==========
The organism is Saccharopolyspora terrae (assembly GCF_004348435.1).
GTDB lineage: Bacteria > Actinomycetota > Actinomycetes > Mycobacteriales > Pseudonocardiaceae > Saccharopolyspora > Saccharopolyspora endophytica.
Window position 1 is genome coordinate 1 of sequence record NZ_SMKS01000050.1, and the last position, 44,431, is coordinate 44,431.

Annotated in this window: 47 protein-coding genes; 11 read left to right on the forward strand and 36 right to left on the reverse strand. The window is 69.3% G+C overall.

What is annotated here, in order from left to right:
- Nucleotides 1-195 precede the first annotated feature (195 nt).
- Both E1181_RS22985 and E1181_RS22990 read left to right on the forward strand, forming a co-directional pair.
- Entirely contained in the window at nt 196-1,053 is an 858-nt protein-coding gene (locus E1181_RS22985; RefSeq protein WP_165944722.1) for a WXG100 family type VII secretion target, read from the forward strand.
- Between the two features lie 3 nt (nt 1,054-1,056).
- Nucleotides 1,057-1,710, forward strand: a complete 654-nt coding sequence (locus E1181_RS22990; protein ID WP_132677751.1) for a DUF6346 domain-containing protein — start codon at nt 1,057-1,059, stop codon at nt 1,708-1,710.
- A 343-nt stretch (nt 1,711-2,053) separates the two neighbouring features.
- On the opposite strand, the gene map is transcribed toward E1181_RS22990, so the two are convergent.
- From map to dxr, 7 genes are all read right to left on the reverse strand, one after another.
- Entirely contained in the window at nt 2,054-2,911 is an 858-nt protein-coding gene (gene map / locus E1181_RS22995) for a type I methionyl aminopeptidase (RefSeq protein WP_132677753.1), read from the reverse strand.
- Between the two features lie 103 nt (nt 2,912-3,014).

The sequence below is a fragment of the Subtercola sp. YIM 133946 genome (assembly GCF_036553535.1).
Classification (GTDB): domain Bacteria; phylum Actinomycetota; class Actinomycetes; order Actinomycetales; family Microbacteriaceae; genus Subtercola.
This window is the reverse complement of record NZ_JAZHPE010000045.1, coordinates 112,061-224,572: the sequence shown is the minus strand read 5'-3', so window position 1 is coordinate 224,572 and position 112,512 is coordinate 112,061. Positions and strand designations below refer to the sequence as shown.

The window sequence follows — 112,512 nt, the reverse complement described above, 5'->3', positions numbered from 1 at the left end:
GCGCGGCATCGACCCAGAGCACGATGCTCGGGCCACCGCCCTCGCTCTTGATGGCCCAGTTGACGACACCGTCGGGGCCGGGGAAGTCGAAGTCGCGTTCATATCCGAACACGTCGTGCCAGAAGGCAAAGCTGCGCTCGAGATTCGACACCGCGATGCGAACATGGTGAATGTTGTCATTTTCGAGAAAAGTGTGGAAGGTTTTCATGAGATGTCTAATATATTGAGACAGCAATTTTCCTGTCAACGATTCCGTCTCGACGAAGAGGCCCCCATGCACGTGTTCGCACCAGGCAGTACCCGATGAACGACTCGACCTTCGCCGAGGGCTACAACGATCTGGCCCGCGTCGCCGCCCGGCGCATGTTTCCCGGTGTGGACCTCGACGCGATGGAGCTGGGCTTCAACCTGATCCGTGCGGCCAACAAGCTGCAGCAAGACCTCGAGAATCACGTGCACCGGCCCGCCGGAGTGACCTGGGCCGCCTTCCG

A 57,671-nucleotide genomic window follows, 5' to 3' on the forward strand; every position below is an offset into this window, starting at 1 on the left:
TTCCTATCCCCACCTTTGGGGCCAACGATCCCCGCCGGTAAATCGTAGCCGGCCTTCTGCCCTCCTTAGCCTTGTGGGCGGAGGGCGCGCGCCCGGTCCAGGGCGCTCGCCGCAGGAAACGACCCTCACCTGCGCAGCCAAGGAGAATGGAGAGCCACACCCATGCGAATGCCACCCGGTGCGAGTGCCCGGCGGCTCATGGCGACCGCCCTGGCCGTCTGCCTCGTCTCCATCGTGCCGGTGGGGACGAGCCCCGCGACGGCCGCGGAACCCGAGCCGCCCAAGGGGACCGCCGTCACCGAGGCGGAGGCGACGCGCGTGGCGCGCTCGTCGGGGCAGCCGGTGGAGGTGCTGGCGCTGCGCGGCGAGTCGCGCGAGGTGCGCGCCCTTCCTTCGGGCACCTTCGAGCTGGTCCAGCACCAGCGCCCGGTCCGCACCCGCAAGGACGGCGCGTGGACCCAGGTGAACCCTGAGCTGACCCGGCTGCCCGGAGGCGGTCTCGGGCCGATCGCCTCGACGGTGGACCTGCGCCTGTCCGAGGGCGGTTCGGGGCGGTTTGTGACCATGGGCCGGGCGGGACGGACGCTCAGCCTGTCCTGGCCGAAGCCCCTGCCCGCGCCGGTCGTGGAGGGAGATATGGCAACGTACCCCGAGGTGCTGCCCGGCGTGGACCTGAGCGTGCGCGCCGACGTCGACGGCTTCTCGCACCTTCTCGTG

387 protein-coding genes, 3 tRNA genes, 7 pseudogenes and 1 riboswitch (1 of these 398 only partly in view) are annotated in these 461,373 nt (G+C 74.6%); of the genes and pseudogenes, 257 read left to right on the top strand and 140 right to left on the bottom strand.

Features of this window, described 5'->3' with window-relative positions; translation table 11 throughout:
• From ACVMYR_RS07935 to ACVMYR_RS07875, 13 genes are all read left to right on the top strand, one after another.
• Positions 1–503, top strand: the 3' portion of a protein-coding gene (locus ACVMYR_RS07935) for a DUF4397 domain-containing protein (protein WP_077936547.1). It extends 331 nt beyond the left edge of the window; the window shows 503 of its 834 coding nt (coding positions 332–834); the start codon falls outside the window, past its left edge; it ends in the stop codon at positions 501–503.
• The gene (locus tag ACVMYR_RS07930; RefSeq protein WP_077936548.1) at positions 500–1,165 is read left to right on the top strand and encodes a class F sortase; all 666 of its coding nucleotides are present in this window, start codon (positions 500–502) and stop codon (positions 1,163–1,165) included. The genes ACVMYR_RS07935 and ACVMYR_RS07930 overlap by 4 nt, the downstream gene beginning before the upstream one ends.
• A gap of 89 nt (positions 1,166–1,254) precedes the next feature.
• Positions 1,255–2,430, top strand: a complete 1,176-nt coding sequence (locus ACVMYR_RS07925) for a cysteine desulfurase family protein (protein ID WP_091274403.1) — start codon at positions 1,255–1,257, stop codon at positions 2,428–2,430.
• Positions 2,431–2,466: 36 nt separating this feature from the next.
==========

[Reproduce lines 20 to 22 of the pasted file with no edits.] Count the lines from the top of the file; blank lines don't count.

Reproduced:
GCGCGGCATCGACCCAGAGCACGATGCTCGGGCCACCGCCCTCGCTCTTGATGGCCCAGTTGACGACACCGTCGGGGCCGGGGAAGTCGAAGTCGCGTTCATATCCGAACACGTCGTGCCAGAAGGCAAAGCTGCGCTCGAGATTCGACACCGCGATGCGAACATGGTGAATGTTGTCATTTTCGAGAAAAGTGTGGAAGGTTTTCATGAGATGTCTAATATATTGAGACAGCAATTTTCCTGTCAACGATTCCGTCTCGACGAAGAGGCCCCCATGCACGTGTTCGCACCAGGCAGTACCCGATGAACGACTCGACCTTCGCCGAGGGCTACAACGATCTGGCCCGCGTCGCCGCCCGGCGCATGTTTCCCGGTGTGGACCTCGACGCGATGGAGCTGGGCTTCAACCTGATCCGTGCGGCCAACAAGCTGCAGCAAGACCTCGAGAATCACGTGCACCGGCCCGCCGGAGTGACCTGGGCCGCCTTCCG

A 57,671-nucleotide genomic window follows, 5' to 3' on the forward strand; every position below is an offset into this window, starting at 1 on the left:
TTCCTATCCCCACCTTTGGGGCCAACGATCCCCGCCGGTAAATCGTAGCCGGCCTTCTGCCCTCCTTAGCCTTGTGGGCGGAGGGCGCGCGCCCGGTCCAGGGCGCTCGCCGCAGGAAACGACCCTCACCTGCGCAGCCAAGGAGAATGGAGAGCCACACCCATGCGAATGCCACCCGGTGCGAGTGCCCGGCGGCTCATGGCGACCGCCCTGGCCGTCTGCCTCGTCTCCATCGTGCCGGTGGGGACGAGCCCCGCGACGGCCGCGGAACCCGAGCCGCCCAAGGGGACCGCCGTCACCGAGGCGGAGGCGACGCGCGTGGCGCGCTCGTCGGGGCAGCCGGTGGAGGTGCTGGCGCTGCGCGGCGAGTCGCGCGAGGTGCGCGCCCTTCCTTCGGGCACCTTCGAGCTGGTCCAGCACCAGCGCCCGGTCCGCACCCGCAAGGACGGCGCGTGGACCCAGGTGAACCCTGAGCTGACCCGGCTGCCCGGAGGCGGTCTCGGGCCGATCGCCTCGACGGTGGACCTGCGCCTGTCCGAGGGCGGTTCGGGGCGGTTTGTGACCATGGGCCGGGCGGGACGGACGCTCAGCCTGTCCTGGCCGAAGCCCCTGCCCGCGCCGGTCGTGGAGGGAGATATGGCAACGTACCCCGAGGTGCTGCCCGGCGTGGACCTGAGCGTGCGCGCCGACGTCGACGGCTTCTCGCACCTTCTCGTG